Wednesday, March 9, 2011
Author: Francesca Lia Block
I try to avoid ranting in my reviews. Yes, I'm not always full of praise and kudos. If I see a mistake, I point it out. If an author breaks rules they should know not to, I wag the finger reprovingly. If I find the characters or themes of the story offensive, I will say so. But I don't treat a bad book as a slap in the face. I don't come at an author with both barrels demanding the time I spent reading refunded. I don't take this stuff personally.
The Frenzy is bad in a way that I do take personally. It doesn't fail due to a lack of interesting ideas. In fact, it has some great ones. It doesn't fail due to a lack of skill on the authors part. Francesca Lia Block has over 30 published books and several prestigious awards to her credit, so she obviously knows what she's doing. No, the great failing of The Frenzy is laziness. It's a first draft. The author hasn't put in the work to make it the best it can be. It never should have found it's way to the bookshelves in it's current form. Someone somewhere along the way should have kicked it back to the author and said "We all know you can do better." Yes, yes, I know -- authors have to eat, deadlines have to be met, publishers have to turn in good quarterly reports. But there is still a very clear and distinct line between a book that has been polished to at least meet a certain standard of quality and a book that has been throw together by someone who doesn't give a damn. Don't ship the latter.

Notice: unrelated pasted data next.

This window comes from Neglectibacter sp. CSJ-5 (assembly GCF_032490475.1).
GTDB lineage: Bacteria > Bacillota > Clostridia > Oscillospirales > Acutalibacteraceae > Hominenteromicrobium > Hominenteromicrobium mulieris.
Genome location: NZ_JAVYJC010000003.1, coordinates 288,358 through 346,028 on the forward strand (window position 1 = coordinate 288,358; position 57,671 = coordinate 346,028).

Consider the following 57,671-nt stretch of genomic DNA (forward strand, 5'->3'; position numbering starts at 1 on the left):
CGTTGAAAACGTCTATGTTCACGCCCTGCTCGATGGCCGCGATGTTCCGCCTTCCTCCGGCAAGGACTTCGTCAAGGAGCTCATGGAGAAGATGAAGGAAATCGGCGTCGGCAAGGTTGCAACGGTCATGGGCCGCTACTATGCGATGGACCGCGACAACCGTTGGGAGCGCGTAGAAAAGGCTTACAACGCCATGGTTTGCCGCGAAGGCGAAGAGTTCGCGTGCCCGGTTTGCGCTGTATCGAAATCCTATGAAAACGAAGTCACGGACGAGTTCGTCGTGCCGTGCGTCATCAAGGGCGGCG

We start off by flogging the dead horse of the menstruation allegory, which ranks number three (below gold eyes and Red Riding Hood references) on the list of Werewolf Cliches You Think Are Clever, But Aren't. Our heroine Liv greets her thirteenth birthday with a certain "blood curse" and her parents arriving home from a hunting expedition with a dead wolf. Between the two, she suffers an outburst of rage that leads her to charge into the woods and black out. Four years later, she's on antidepressants, has an interracial relationship with the son of the only black family in this hick town, covers it up by allegedly dating a closeted homosexual, and is scared to death to have sex because she's afraid of losing control. She doesn't know she's a werewolf, but she winds up learning that, and a lot of other uncomfortable things, over the course of her last summer before college.
The Frenzy has nearly everything that goes into a good werewolf story: an experienced author, a compelling plot, deep psychological dimensions, a combination of supernatural and mundane concerns driving the story, unique and interesting characters, and a representation of lycanthropy that (annoying menstruation allegory aside) fits in perfectly with the underlying themes and ideas. But, damn it all, it's just no good.
It has such incredible potential, too. Like the best horror stories, the real conflicts here are not supernatural, but human. The main plot is Liv trying to decide what to do about her relationship with Corey. Lycanthropy becomes a manifestation of her relationship angst. When he finds out she's "a monster", will he still want her? When they have sex, will she lose control of herself and hurt him? Should she take the chance to be with him, or will it be less painful to just let go? Halfway through, when she comes face-to-face with her lupine brethren, the alpha orders Liv to kill her mother. Liv's angsting over that represents a very real conflict between her humanity and a seething discontent with her parents.